In the six months after I graduated college, I was employed full-time via two part-time jobs, one at the library of a community college and one at Dillard’s department store.
At Dillard’s the staff I worked with was pretty cool. I worked in the Juniors section. Our manager was a rotund guy in his late 30s named Bill who also managed the home section. He is the person who first introduced me to Dr. Bronner’s soaps, which I received as his contribution to our Christmas gift pool. I attribute the coolness of our group partially to Bill’s understatedly hip, smart and no-nonsense but not-too-serious attitude. On top of that he was usually upstairs in housewares, so he left us to our own devices a lot.
The store was new and not getting a lot of business. I think the only time we, the Juniors section, were ever really busy during my employment there was during the month of October, when teenage girls swarmed in with their mothers for homecoming dresses. Otherwise, we had a lot of down time together milling around the section making sure everything stayed neatly arranged. No one really ever got catty about whose customer was whose, even though the customers were few and far between and we worked on commission. We were bored a lot though, and sometimes we even strayed away from our duty to go try on clothes, or even over into cosmetics.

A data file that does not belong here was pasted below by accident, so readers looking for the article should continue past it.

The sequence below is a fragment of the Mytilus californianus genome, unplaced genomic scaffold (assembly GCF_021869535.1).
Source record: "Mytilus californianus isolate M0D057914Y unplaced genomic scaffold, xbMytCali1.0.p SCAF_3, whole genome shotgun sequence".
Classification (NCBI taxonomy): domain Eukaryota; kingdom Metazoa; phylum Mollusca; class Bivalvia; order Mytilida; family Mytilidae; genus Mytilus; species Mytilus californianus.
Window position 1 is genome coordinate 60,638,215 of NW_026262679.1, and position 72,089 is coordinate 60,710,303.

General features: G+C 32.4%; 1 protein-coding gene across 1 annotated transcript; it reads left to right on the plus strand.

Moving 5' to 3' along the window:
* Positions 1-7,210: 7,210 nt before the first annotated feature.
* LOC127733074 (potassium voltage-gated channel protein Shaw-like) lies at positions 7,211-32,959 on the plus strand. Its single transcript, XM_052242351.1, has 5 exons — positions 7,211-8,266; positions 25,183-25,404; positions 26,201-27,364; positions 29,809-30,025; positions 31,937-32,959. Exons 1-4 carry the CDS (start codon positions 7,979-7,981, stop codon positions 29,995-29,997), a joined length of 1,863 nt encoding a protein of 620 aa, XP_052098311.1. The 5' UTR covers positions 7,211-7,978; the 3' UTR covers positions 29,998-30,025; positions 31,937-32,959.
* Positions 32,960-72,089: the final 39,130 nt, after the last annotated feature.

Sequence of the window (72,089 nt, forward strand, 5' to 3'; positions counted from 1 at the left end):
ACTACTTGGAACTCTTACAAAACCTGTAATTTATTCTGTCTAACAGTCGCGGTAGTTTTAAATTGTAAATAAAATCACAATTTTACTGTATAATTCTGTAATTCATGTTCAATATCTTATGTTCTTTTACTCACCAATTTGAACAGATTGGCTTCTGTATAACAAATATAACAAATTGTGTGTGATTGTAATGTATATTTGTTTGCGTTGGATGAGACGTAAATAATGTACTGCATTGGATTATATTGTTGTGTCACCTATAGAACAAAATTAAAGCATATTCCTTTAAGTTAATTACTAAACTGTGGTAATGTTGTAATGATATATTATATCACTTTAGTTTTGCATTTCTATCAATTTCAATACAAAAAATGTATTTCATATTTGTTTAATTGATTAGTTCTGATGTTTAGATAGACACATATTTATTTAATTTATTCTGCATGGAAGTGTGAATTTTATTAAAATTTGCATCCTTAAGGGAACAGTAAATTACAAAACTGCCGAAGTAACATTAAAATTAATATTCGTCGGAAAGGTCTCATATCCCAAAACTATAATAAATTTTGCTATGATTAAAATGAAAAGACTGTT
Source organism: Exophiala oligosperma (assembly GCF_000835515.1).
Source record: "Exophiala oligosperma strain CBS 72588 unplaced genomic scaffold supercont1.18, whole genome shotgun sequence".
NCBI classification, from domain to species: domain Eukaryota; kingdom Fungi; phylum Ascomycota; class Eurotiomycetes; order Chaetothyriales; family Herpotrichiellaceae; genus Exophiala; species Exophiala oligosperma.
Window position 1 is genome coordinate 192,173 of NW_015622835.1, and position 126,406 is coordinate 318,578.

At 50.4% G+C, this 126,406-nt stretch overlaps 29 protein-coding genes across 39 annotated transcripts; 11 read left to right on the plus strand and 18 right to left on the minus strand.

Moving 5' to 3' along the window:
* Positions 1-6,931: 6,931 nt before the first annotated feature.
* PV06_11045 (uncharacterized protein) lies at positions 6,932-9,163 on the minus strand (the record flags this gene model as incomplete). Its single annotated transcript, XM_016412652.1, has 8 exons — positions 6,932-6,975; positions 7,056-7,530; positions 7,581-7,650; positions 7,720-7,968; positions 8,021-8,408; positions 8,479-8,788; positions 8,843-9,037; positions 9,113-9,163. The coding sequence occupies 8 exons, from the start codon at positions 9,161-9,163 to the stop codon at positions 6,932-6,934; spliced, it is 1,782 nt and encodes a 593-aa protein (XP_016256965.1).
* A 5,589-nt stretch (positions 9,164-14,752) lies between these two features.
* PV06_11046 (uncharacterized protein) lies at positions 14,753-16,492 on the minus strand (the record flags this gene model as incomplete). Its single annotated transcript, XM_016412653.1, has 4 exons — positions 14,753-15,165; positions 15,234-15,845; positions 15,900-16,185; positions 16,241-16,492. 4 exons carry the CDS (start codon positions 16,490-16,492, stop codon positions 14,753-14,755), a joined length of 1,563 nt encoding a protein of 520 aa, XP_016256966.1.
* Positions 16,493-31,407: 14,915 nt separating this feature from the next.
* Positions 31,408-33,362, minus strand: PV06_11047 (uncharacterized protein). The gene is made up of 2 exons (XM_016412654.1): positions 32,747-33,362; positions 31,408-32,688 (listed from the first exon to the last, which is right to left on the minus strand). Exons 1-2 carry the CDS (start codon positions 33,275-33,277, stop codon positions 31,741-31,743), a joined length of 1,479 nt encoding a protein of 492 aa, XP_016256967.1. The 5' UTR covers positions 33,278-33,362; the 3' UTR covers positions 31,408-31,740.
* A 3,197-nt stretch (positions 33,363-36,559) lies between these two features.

Anyway one day when we were done hanging up the new (polyester) arrivals, organizing the markdown section, and cleaning up the dressing rooms, the four of us on that shift were standing around the cashier island, leaning on the counters chatting, and one of the girls, Latonya, took notice of my bare forearm.
“EWWWWWWWWWWW, Mary Claire!?”
She picked up my wrist. “Your veins! Those are your veins?”
“I guess so. What?”
She rolled up her sleeve and showed me the underside of her smooth, brown arm. I held out my white skin next to her black skin. We both had slender, bony wrists with visible tendons. Together we studied them, looking at the opaqueness of her wrist skin next to the translucence of my own, through which the blue branches of my veins were visible. They scraggled and spread upward to my hand before disappearing again under the fleshy part of my palm.
The two other girls working with us, who were dark like her, closed in around us to look. A consensus was reached among the four of us that day, myself included (on account of the fact that I never realized it was weird): another gross factoid about white people is that sometimes you can see their veins.